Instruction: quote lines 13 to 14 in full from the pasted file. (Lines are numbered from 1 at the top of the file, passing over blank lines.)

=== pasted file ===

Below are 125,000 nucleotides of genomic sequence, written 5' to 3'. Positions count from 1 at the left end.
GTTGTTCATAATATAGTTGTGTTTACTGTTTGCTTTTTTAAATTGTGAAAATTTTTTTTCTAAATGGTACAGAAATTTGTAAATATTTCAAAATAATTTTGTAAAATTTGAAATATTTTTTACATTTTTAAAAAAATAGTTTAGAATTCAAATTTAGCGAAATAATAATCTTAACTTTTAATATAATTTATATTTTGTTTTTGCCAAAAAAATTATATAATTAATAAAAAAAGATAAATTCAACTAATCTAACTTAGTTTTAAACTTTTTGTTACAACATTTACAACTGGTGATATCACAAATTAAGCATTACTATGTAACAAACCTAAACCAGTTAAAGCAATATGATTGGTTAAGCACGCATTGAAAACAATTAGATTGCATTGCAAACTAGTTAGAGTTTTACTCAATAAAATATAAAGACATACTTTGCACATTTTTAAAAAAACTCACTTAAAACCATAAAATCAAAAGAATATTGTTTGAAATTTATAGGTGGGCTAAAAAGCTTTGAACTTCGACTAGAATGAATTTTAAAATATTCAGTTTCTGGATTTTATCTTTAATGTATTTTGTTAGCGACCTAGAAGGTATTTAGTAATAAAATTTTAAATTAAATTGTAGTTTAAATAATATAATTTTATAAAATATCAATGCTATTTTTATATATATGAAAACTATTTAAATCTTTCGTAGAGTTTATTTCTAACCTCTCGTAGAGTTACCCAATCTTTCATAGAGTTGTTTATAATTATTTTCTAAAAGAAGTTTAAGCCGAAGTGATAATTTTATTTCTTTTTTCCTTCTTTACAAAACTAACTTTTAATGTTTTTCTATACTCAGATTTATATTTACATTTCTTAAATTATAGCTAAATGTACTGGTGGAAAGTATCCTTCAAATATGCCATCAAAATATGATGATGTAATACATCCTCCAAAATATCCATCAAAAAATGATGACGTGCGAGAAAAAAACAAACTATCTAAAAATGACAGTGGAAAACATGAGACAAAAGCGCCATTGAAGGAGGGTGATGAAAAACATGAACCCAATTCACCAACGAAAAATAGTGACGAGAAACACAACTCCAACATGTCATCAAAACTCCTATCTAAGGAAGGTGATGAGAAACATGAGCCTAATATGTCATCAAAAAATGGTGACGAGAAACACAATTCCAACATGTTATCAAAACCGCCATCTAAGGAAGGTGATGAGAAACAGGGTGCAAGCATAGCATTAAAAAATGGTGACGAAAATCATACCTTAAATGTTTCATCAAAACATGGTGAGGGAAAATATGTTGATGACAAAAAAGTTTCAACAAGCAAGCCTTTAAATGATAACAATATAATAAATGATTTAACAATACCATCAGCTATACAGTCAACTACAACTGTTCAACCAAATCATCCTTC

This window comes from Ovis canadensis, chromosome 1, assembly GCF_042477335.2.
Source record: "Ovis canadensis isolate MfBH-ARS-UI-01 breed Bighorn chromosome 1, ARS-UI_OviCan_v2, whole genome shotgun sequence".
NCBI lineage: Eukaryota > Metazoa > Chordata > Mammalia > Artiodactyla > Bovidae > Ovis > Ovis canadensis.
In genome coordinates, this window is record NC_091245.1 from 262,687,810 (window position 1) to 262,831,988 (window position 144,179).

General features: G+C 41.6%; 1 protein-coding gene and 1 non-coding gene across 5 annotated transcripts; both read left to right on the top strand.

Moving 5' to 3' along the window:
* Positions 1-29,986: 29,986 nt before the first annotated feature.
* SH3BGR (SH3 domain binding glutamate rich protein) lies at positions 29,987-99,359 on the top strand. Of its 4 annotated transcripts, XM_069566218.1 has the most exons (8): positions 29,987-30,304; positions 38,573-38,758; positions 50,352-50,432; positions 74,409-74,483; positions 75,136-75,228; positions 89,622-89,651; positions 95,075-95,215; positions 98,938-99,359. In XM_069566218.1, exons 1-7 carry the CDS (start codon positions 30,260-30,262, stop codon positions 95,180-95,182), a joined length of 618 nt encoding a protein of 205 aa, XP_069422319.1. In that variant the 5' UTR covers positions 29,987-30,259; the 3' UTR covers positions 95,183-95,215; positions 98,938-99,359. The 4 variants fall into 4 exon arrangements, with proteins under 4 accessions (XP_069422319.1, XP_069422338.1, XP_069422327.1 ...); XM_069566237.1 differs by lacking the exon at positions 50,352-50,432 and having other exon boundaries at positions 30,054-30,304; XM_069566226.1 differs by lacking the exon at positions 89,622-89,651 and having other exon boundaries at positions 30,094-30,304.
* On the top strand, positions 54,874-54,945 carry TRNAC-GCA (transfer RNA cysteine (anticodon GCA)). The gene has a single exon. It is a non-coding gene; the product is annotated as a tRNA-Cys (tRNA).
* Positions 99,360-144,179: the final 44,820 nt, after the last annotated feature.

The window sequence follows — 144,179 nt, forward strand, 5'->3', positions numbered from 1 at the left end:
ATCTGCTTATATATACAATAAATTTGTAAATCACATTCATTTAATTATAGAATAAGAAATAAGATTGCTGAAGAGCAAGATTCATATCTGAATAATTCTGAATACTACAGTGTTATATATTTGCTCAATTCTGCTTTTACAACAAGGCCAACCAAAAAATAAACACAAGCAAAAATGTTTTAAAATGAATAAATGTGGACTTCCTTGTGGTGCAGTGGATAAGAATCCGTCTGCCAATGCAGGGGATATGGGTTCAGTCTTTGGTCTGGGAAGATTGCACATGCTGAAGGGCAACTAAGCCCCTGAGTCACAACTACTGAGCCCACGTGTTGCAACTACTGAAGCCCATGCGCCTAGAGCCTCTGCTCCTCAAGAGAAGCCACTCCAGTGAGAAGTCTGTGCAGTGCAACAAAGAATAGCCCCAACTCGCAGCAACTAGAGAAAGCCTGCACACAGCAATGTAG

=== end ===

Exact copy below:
The window sequence follows — 144,179 nt, forward strand, 5'->3', positions numbered from 1 at the left end:
ATCTGCTTATATATACAATAAATTTGTAAATCACATTCATTTAATTATAGAATAAGAAATAAGATTGCTGAAGAGCAAGATTCATATCTGAATAATTCTGAATACTACAGTGTTATATATTTGCTCAATTCTGCTTTTACAACAAGGCCAACCAAAAAATAAACACAAGCAAAAATGTTTTAAAATGAATAAATGTGGACTTCCTTGTGGTGCAGTGGATAAGAATCCGTCTGCCAATGCAGGGGATATGGGTTCAGTCTTTGGTCTGGGAAGATTGCACATGCTGAAGGGCAACTAAGCCCCTGAGTCACAACTACTGAGCCCACGTGTTGCAACTACTGAAGCCCATGCGCCTAGAGCCTCTGCTCCTCAAGAGAAGCCACTCCAGTGAGAAGTCTGTGCAGTGCAACAAAGAATAGCCCCAACTCGCAGCAACTAGAGAAAGCCTGCACACAGCAATGTAG